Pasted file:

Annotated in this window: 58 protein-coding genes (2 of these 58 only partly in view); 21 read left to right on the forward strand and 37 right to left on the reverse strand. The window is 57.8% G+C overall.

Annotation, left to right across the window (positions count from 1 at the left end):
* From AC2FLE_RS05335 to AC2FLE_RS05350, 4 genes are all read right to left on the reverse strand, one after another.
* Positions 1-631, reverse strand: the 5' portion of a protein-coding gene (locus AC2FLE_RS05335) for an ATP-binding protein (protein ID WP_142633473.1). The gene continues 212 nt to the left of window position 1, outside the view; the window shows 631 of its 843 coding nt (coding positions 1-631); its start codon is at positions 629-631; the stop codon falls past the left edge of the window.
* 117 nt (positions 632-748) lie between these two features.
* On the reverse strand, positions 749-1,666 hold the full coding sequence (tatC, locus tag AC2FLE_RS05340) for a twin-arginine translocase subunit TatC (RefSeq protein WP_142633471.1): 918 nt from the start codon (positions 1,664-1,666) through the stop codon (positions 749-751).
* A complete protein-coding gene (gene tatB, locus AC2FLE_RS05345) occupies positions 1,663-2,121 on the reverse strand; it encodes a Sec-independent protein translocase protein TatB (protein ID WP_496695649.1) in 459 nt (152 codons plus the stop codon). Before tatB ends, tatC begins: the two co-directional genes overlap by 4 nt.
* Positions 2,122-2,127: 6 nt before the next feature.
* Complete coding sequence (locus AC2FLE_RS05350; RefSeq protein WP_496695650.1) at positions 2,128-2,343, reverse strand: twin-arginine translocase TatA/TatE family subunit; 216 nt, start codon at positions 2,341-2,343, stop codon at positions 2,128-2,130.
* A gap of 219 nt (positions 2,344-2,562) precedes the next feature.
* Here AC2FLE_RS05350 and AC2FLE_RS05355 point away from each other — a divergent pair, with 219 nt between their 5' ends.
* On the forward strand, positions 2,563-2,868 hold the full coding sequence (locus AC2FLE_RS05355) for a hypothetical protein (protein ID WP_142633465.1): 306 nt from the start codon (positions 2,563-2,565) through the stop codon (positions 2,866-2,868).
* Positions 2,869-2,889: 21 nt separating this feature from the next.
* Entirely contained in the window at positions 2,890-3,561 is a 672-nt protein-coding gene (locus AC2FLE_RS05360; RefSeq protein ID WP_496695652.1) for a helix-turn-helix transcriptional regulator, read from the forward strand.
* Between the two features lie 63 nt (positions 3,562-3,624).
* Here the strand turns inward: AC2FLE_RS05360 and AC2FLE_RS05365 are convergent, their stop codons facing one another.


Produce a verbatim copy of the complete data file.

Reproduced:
Annotated in this window: 58 protein-coding genes (2 of these 58 only partly in view); 21 read left to right on the forward strand and 37 right to left on the reverse strand. The window is 57.8% G+C overall.

Annotation, left to right across the window (positions count from 1 at the left end):
* From AC2FLE_RS05335 to AC2FLE_RS05350, 4 genes are all read right to left on the reverse strand, one after another.
* Positions 1-631, reverse strand: the 5' portion of a protein-coding gene (locus AC2FLE_RS05335) for an ATP-binding protein (protein ID WP_142633473.1). The gene continues 212 nt to the left of window position 1, outside the view; the window shows 631 of its 843 coding nt (coding positions 1-631); its start codon is at positions 629-631; the stop codon falls past the left edge of the window.
* 117 nt (positions 632-748) lie between these two features.
* On the reverse strand, positions 749-1,666 hold the full coding sequence (tatC, locus tag AC2FLE_RS05340) for a twin-arginine translocase subunit TatC (RefSeq protein WP_142633471.1): 918 nt from the start codon (positions 1,664-1,666) through the stop codon (positions 749-751).
* A complete protein-coding gene (gene tatB, locus AC2FLE_RS05345) occupies positions 1,663-2,121 on the reverse strand; it encodes a Sec-independent protein translocase protein TatB (protein ID WP_496695649.1) in 459 nt (152 codons plus the stop codon). Before tatB ends, tatC begins: the two co-directional genes overlap by 4 nt.
* Positions 2,122-2,127: 6 nt before the next feature.
* Complete coding sequence (locus AC2FLE_RS05350; RefSeq protein WP_496695650.1) at positions 2,128-2,343, reverse strand: twin-arginine translocase TatA/TatE family subunit; 216 nt, start codon at positions 2,341-2,343, stop codon at positions 2,128-2,130.
* A gap of 219 nt (positions 2,344-2,562) precedes the next feature.
* Here AC2FLE_RS05350 and AC2FLE_RS05355 point away from each other — a divergent pair, with 219 nt between their 5' ends.
* On the forward strand, positions 2,563-2,868 hold the full coding sequence (locus AC2FLE_RS05355) for a hypothetical protein (protein ID WP_142633465.1): 306 nt from the start codon (positions 2,563-2,565) through the stop codon (positions 2,866-2,868).
* Positions 2,869-2,889: 21 nt separating this feature from the next.
* Entirely contained in the window at positions 2,890-3,561 is a 672-nt protein-coding gene (locus AC2FLE_RS05360; RefSeq protein ID WP_496695652.1) for a helix-turn-helix transcriptional regulator, read from the forward strand.
* Between the two features lie 63 nt (positions 3,562-3,624).
* Here the strand turns inward: AC2FLE_RS05360 and AC2FLE_RS05365 are convergent, their stop codons facing one another.